Publication

When goal pursuit fails: The functions of counterfactual thought in intention formation

Epstude, K. & Roese, N. J., 2011, In : Social Psychology. 42, 1, p. 19-27 9 p.

Research output: Contribution to journalArticleAcademicpeer-review

Counterfactual thoughts predominantly occur in response to failed goal pursuit. The primary function of self-related counterfactuals seems to be correction of specific behaviors and preparation for future successful goal attainment. In the present article we describe a model that outlines this view of counterfactual thoughts. We focus specifically on automatic versus controlled processes of counterfactual thinking and their relation to the formation of intentions. We link our model to research on goal pursuit, in which the impact of counterfactual thoughts and related affective experiences (e. g., regret) has been somewhat neglected. Implications for research on motivation and goal pursuit are discussed and novel predictions highlighted.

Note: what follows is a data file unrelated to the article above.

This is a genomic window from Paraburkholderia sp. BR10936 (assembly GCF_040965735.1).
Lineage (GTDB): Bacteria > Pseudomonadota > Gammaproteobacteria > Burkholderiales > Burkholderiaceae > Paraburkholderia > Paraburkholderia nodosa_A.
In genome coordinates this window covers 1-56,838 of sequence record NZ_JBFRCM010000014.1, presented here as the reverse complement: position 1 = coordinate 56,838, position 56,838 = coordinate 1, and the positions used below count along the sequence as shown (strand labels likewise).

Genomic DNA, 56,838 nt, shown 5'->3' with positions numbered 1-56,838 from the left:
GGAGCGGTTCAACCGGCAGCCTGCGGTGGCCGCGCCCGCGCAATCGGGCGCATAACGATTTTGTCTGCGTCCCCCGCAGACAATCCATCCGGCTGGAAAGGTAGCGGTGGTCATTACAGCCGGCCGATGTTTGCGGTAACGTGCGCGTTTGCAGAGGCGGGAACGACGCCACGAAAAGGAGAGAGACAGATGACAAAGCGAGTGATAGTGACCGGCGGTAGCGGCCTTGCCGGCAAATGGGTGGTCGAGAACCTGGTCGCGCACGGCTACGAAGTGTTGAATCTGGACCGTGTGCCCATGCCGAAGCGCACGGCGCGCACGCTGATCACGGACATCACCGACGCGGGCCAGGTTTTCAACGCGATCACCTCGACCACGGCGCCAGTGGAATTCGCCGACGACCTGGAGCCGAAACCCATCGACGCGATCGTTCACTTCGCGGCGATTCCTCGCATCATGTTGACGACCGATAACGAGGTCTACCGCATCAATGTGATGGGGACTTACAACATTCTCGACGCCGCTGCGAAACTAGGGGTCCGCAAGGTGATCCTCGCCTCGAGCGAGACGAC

Original languageEnglish
Pages (from-to)19-27
Number of pages9
JournalSocial Psychology
Volume42
Issue number1
Publication statusPublished - 2011

    Keywords

  • counterfactual thinking, regret, goals, motivation, intentions, volition, REGULATORY FOCUS, MIND-SETS, AFFECT PSYCHOLOGY, EVALUATION MODEL, REGRET AVERSION, NEGATIVE AFFECT, THINKING, BEHAVIOR, INFORMATION, MEMORY

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